Dollarhide, Doxtator, & Jadelot...What do they mean, & what are their origins ?
Does anyone know the meanings of Dollarhide, Doxtator, & Jadelot ? I'd also like to know their origins & meanings.
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There are two theories about the origin of Doxtator. Either it comes from the German 'Dachstatter /Dachstetter', or from Iroquaian 'ODatsheckta'. See http://www.angelfire.com/on3/oneida/page5b.html for details.
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Not sure, but for what it's worth, I know in Scandinavia they still use an ending -ditter or -datter, that means 'daughter of' ...perhaps a cognitive of the -tator ending in German.
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If Sean is correct about the ending -tator, the name might mean "Daughter of a Doxie".

Doxies are sprites that look like Pixies. I think in some Celtic stories, they are horse-like in shape and can change shape into strange humans with horse-ears, but I may be confusing them with Nixies or Kelpies.

On the other hand, the name could be from the same root as the Old English word "Dohter", meaning daughter. Often times surnames pick up strange elaborations over the years, so it can be hard to tell.
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I don't understand. The first Doxtator is a historic person, we know he was a '(semi-)native' American Indian living in New York in the early 18th century. Or do you think it's a made-up story then, on the page I linked to? It is not often that we know so much about the first person EVER to have a name as we do in this case.
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PS I don't mean its not worth it to try and find a different origin, only that you're going about it the wrong way in this case. It's not much use to find combinations of gaelic words or whatever, no matter how much they resemble 'doxtator', because the first Doxtator is most unlikely ever to have heard of them. Instead it's enough to show there was even a single person living in the area at the time with a name that SOUNDS like doxtator (Nobody says he actually knew ODatsheckta!).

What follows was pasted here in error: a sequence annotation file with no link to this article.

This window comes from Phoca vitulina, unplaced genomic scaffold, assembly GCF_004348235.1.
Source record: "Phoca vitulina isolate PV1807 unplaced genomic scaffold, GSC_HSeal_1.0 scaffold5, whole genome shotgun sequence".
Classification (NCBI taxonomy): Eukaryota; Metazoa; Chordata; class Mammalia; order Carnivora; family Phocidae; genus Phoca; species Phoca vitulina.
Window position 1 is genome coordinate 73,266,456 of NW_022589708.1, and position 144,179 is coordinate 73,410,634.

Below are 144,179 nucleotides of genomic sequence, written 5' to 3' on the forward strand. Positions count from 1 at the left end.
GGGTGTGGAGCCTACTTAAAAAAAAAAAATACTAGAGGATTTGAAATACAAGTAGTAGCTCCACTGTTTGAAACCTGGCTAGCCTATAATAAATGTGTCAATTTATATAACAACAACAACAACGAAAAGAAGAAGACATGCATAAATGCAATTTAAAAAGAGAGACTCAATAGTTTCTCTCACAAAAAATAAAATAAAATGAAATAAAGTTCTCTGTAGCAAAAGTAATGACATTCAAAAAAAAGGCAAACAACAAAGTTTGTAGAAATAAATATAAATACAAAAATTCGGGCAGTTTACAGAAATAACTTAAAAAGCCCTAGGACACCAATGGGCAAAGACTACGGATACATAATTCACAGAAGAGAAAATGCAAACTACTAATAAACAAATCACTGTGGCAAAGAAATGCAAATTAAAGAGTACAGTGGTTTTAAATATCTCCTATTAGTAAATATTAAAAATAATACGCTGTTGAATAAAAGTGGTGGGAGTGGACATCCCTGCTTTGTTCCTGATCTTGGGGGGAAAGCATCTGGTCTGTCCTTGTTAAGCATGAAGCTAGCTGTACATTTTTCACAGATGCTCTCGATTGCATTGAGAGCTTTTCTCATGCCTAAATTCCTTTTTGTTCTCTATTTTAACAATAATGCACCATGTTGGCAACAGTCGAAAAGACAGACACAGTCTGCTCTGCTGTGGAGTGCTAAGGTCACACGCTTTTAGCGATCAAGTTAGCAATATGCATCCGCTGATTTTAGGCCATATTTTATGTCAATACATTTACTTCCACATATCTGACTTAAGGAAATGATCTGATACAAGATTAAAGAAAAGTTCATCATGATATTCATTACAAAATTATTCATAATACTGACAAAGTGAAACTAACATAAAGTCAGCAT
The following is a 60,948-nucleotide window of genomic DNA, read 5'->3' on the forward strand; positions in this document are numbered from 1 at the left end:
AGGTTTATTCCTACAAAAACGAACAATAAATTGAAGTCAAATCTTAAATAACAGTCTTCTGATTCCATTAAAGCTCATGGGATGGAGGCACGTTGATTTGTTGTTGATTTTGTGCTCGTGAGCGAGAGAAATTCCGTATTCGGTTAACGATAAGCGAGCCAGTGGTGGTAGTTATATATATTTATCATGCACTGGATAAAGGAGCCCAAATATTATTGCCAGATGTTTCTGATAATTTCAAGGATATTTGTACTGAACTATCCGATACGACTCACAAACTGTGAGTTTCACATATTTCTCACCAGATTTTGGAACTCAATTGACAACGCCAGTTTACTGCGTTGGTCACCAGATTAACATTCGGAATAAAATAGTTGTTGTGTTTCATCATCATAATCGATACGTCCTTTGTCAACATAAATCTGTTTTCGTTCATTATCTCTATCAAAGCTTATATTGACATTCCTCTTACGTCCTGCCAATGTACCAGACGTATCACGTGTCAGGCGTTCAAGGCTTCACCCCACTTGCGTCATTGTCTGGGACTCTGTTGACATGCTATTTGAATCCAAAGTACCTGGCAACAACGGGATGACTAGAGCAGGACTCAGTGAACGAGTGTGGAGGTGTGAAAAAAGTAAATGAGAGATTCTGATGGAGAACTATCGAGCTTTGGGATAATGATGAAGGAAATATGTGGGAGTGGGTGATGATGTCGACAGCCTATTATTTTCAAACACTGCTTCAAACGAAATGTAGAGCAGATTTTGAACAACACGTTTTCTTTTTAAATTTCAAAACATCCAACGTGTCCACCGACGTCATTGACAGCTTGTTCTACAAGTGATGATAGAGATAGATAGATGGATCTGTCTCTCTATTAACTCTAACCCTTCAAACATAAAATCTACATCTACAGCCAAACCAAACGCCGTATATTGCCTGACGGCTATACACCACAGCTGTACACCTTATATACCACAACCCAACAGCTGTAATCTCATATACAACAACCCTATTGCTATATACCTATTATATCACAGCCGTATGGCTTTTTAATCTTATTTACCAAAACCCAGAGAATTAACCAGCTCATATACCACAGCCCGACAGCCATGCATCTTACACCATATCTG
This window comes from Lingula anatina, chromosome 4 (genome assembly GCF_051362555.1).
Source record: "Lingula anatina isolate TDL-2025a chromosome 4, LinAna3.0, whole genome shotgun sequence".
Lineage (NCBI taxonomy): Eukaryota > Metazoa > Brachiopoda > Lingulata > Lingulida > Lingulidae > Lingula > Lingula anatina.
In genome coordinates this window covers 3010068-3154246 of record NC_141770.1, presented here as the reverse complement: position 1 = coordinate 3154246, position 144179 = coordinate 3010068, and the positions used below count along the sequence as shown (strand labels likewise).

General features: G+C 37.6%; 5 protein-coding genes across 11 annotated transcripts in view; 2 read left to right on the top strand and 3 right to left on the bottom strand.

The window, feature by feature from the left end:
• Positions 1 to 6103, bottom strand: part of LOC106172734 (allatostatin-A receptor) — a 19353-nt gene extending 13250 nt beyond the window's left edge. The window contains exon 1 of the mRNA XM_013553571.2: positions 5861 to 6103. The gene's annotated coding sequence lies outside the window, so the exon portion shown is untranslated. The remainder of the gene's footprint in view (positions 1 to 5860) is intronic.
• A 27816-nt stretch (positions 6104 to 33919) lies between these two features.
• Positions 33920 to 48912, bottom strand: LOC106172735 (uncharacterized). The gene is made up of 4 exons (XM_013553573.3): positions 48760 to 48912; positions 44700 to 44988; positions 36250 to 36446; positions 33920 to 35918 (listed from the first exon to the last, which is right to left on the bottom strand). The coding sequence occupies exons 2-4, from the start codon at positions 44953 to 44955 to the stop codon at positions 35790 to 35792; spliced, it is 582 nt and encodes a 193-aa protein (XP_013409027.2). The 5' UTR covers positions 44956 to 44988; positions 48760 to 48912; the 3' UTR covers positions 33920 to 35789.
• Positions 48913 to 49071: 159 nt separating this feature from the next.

Kind Regards :)
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It could be that Jadelot is a variation of Hardelot, D'Hardelot. (Jardelot also exists). Hardelot is the name of a French town as well. It comes from a Saxon word and is translated as 'fortified town'.
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In fact I am not sure. The surname exists in Northern France: see the French site. You should look at the site of JEAN TOSTI www.jtosti.com/noms.
You could find similar surnames derived from Gérard
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The -ot ending is often read as a diminutive in French names. (Carlot for Little Charles e.g.) So that would make it 'little Gerard'. At least we agree that the J is not original.
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JADELOT is very rare both in USA and in FRANCE where the surname is spread, especially in Northern FRANCE.
It could be an hypocoristic or shortened form of the first name Gérard, like Jadin or Jadoul.
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How's about trying www.dollarhide.org :D
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It comes from Dollarhyde, anyway. Hyde referred to a trapper who sold pelts, or hides. Perhaps "dollar" is a type of animal in Old English that could be trapped, or else it is probably and adjective describing the trapper (like "good trapper" or "tough trapper" or whatever).

I don't have my Old English studies with me now, or I'd look it up.
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'Dollarhide comes form Delahyde or De la Hyde, meaning "of the land" and likely came to the British Isles from Normandy with William the Conqueror.' -from the Dollarhide family page on http://www.murrah.com/gen/dolrhide.htm
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